The former best friend of the alleged victim in the R. Kelly child pornography case testified Wednesday that she recognized the singer and the girl on the sex tape shown in court and that she spent time with them at various locations, including his home.
When asked by Assistant State's Atty. Shauna Boliker what her initial impressions were after viewing the tape, Simha Jamison said, "I thought she looked like my best friend ..."
She said the man on the tape is R. Kelly.
Jamison, who is now 24, said she and the girl were inseparable since the summer before 4th grade. She said when they were about 13 or 14, they got matching mullet haircuts, a hairdo Jamison said she recognized on the tape. The hairstyle and the face of the girl in the video convinced her that it was her former best friend on the tape, she said.
"I kind of know her like the back of my hand," Jamison said, when asked by Boliker how she could identify the girl. "Mainly because of the haircut that she has."
The woman went on to tell the court that she hung out with the girl and Kelly several times at a local gym, a studio and at his home. She said that sometimes they would be accompanied by her parents; other times they would take the train or "bum a ride."
She said she and the girl would hang out in the studio and "sit and talk" while Kelly recorded music. If it was a weeknight, the pair would leave the studio together. But some weekends, Jamison said the girl would stay by herself.
Jamison said the girl introduced Kelly to her and that she witnessed the singer regularly give the girl money, ranging from $100 to $500. The girls would then take the cash and go shopping, she testified. Jamison also said that the girl got a brand-new black Chrysler PT Cruiser the summer before her sophomore year.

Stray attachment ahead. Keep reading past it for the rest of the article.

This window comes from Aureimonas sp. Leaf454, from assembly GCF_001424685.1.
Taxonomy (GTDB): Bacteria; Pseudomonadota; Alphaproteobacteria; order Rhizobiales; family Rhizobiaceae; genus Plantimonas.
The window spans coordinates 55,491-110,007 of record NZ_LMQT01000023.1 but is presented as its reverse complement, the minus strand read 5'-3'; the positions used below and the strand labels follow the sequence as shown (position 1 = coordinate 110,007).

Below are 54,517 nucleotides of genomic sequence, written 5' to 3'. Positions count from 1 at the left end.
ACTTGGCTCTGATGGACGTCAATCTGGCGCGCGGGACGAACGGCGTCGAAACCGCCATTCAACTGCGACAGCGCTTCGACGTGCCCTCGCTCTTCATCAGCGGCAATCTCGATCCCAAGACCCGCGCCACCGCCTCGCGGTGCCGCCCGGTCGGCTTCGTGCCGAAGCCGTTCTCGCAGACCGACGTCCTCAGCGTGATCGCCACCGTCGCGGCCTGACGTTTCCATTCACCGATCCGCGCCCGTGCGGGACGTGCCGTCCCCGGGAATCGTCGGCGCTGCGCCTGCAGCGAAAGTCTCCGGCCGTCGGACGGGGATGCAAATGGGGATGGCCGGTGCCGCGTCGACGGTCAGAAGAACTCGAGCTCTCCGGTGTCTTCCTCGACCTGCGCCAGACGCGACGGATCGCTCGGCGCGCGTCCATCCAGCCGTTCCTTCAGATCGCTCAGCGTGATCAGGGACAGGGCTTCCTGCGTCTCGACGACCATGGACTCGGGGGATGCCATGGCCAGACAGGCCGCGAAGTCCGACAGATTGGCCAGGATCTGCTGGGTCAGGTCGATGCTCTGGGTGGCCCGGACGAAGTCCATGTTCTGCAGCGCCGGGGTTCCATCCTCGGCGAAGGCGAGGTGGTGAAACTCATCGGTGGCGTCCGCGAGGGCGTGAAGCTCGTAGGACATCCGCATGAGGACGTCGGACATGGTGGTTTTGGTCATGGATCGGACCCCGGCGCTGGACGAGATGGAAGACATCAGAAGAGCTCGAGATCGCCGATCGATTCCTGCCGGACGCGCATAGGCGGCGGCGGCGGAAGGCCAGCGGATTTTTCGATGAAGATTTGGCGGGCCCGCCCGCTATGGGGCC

The two woman are not friends anymore, Jamison said. They last spoke six years ago in passing after an encounter in a downtown store.
The defense was expected to cross-examine Jamison after the lunch break.
Azam Ahmed and Kayce T. Ataiyero
May 21, 2008 5:24 AM: A more engaged R. Kelly appears
We return this morning for the second day of testimony in the R. Kelly case. While the illicit video tape and dramatic opening statements made headlines Tuesday, one little noted development was the emergence of a more engaged R&B superstar.
During jury selection last week, Kelly often seemed bored or struggling to stay awake. He often scribbled on Post-it Notes and bobbed his head, as if writing lyrics to music only he could hear.